Tuesday, February 15, 2011

Silly studies with silly evaluation measures...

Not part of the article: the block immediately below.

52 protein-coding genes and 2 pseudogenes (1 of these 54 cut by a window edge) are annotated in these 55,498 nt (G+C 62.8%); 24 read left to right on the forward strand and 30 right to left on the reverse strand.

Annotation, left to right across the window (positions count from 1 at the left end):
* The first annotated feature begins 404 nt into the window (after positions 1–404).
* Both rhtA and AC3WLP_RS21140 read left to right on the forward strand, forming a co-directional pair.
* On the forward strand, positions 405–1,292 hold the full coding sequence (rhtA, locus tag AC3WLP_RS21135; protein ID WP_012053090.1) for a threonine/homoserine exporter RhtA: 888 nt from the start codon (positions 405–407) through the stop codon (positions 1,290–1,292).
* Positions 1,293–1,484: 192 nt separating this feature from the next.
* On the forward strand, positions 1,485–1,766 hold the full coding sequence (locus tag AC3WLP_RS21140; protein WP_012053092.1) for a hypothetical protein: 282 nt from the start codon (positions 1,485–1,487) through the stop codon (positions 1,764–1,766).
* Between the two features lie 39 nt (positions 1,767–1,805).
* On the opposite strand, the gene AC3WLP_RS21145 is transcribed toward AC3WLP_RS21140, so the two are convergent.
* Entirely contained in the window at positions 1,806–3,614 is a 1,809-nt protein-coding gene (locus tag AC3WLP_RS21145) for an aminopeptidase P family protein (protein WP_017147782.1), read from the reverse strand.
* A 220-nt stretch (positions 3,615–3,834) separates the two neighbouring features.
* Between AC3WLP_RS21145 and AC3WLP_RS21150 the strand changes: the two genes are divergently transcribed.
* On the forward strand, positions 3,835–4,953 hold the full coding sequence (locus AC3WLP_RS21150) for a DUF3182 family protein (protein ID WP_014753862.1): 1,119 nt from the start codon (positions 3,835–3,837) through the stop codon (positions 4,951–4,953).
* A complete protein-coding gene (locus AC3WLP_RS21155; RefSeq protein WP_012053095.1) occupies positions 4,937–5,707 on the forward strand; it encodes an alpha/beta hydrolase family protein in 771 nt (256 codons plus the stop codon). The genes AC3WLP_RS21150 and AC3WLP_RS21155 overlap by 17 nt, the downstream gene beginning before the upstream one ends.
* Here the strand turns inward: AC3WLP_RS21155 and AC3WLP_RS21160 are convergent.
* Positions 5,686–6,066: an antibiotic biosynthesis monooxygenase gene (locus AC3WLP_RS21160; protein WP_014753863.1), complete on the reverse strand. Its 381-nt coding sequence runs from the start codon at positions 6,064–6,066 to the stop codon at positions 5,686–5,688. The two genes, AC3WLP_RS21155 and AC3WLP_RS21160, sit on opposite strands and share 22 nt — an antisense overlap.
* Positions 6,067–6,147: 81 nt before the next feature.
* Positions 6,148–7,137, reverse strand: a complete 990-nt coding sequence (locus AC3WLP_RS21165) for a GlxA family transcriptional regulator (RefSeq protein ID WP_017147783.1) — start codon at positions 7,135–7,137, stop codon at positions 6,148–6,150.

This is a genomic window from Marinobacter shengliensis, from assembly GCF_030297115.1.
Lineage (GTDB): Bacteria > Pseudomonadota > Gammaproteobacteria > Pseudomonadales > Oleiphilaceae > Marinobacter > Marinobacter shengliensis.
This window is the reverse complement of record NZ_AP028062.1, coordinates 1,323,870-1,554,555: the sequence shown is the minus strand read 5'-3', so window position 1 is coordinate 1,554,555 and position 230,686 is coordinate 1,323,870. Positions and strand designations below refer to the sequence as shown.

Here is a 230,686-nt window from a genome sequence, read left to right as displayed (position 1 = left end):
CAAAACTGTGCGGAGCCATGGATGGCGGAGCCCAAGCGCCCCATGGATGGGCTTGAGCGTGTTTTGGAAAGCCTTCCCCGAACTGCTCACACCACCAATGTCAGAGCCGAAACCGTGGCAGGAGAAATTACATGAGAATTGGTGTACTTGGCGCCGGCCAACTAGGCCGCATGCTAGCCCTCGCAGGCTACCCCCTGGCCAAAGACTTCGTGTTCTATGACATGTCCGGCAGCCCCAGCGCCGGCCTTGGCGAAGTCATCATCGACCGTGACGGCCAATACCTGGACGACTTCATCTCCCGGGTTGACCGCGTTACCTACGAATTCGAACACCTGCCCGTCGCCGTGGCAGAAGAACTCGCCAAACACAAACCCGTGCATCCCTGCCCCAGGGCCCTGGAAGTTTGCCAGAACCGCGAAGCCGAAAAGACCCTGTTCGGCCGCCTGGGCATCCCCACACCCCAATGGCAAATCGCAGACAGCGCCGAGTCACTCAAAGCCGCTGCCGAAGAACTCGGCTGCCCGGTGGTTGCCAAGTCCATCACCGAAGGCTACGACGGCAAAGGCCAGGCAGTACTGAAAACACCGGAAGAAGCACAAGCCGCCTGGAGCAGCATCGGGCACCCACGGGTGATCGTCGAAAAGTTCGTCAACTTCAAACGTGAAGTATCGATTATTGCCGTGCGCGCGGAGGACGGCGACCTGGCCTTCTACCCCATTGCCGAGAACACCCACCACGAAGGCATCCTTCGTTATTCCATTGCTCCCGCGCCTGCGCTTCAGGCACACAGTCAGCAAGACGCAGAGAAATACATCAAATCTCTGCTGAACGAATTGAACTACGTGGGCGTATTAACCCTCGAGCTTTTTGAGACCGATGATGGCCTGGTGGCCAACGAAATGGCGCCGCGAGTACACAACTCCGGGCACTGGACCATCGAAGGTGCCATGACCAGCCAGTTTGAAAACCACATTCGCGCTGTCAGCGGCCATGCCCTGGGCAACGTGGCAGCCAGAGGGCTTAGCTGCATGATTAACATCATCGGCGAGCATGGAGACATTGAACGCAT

I am in the process of reviewing a proposal for a large scale project that frames itself in terms of addressing healthcare disparities. After giving us sermons about how disparities are bad, and so on and so forth, the proposal goes on to talk about some silly and outdated concept of "external locus of control" and makes the claim that addressing external locus of control would change behaviors. The behavior in question, my favorite, eating fruits and vegetables. So the evaluation measures of the project that is asking for a large sum of money to address health disparities is played out in getting the target community to eat more fruits and vegetables. Silly, silly, silly...and more importantly, one might suggest, wastage of tax payer dollars. Nowhere in the proposal does the researcher show awareness of the prices that the poor have to pay for securing fruits and vegetables, or of the fact that fruits and vegetables are typically out of the reach of the common person. Most importantly, after exhorting us to consider the problem with health inequalities, nowhere does the proposal show an awareness of the structural roots of these disparities. Instead, it blames underserved communities for not eating adequate servings of fruits and vegetables, and labels the communities with the tag of "external locus of control." It is about time that we train our social scientists to look at the big picture rather than think about social problems through the myopic lens (often of some individual behavior driven social psychology) that they have been trained in.

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